Membership Models! They're About To Explode

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First of all, you should be following Jay Rosen on Twitter and paying attention to everything he does. Rosen is if not the leading thinker on membership and independent media funding models, then damn near close. His latest project, The Membership Puzzle Project, is funded by the Knight Foundation, Democracy Fund, and First Look Media.. and it is a BIG deal.

If you haven't noticed, advertising models don't work. Even if your product designers are the smartest people in the world, and even if an ad is almost impossible to differentiate from editorial content, readers are savvy, and they're just not that interested in being sold to all the time. Buzzfeed is cutting 8 percent of its US staff, which is a direct result of native advertising dropping. Once thought of as the innovator in corporate advertising, even Buzzfeed can't shake the fact that selling shit all the time to cover editorial expenses just doesn't work as well as everyone wants it to. Vice, too, is cutting staff. Same problems there. But that's not what we're here to talk about. We're here to talk about what's about to happen next:

The Pivot To Membership.

While many outlets are cutting staff, some others are exploding in terms of their financial capacity. I almost blacked out when I read that the Guardian has grown by no fewer than 282,000 members since January 2016. WHAT? The for-profit company is now bringing in more revenue in membership than in ad dollars. (Talk about a pivot that actually works.)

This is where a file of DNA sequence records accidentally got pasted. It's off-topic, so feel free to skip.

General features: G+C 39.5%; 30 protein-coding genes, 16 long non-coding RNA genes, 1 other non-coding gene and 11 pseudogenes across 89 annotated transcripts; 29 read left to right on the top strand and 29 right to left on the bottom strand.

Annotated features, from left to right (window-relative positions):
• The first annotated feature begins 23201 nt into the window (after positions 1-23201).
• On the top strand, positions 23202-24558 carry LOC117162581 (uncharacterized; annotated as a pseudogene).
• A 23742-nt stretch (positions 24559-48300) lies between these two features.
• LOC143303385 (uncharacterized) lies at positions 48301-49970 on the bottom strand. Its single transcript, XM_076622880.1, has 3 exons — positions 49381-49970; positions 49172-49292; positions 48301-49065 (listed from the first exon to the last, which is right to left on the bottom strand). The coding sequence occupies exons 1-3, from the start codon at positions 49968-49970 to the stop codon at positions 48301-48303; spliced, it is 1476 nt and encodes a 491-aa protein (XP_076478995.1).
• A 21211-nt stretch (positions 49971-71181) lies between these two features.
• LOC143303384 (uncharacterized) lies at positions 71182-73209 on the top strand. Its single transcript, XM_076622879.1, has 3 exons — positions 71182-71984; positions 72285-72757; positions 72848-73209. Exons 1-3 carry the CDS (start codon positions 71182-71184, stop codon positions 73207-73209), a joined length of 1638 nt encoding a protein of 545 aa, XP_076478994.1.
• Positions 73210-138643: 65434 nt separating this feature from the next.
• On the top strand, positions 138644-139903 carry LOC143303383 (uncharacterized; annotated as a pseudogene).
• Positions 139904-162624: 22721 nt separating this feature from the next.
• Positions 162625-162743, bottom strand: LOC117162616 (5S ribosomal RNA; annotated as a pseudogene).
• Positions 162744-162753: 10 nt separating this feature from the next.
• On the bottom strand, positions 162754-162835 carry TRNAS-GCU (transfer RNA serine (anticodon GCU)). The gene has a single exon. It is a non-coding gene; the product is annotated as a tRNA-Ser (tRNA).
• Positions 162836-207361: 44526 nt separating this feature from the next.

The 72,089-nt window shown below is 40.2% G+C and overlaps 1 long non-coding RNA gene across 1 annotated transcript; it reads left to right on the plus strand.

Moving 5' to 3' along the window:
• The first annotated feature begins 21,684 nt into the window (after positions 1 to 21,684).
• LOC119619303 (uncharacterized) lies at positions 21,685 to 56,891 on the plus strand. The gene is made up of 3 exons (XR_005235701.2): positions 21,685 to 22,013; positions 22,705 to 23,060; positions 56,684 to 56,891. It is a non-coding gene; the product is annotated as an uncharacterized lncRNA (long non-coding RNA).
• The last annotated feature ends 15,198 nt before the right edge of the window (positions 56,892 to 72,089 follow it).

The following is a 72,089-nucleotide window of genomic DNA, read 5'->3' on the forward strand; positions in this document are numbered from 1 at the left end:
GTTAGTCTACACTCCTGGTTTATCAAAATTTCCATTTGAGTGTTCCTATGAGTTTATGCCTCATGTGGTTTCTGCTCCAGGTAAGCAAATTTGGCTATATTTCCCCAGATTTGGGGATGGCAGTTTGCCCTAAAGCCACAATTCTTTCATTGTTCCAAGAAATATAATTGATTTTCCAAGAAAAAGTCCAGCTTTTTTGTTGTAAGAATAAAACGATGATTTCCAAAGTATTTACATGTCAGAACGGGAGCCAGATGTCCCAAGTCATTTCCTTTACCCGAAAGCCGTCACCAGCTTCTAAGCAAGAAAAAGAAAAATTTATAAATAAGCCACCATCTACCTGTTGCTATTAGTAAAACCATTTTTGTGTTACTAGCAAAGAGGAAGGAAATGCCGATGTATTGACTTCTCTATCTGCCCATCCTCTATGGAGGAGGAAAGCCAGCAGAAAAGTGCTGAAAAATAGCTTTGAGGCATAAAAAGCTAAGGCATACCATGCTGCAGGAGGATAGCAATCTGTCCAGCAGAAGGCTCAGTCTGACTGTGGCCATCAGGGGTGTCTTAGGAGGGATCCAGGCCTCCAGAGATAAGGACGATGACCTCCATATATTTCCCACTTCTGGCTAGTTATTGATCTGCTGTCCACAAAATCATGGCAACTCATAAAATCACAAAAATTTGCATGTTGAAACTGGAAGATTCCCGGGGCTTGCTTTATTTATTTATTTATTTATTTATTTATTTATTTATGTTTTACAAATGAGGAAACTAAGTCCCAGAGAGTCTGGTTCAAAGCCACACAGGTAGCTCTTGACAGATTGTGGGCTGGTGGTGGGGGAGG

The Guardian revamped its ask and its membership offerings — moving from 12,000 members in the beginning of 2016 to 300,000 today.

At Bitch, we've had a membership model in play since 2009. Our overall revenue is much smaller on a monthly basis than what you see at The Guardian, but so is our audience. The monthly giving model, a choice that readers can make to support a media organization holistically rather than simply paying for the media itself, is really a values-based approach. If you believe in what we believe in, and you'd like to see the world change in the same ways that we would, then we ask you to join the B-Hive.

Our pivot happened midway through 2016, and it's been a game-changer for us. You can read more about how we approached the pivot in The Case for Bitch, authored specifically to help donors understand how their up-front support would make a membership program truly viable at Bitch, and by extension, secure a more stable financial future for our outlet. 

Back to Jay Rosen though, because he's gone beyond the work of just one organization. His focus on The Membership Puzzle project offers all kinds of insights for organizations looking to make better financial decisions, those that allow editorial teams to publish content based on the importance of the story rather than the number of clicks it'll drive. I urge you to explore it, and to read Rosen's writeup about major takeaways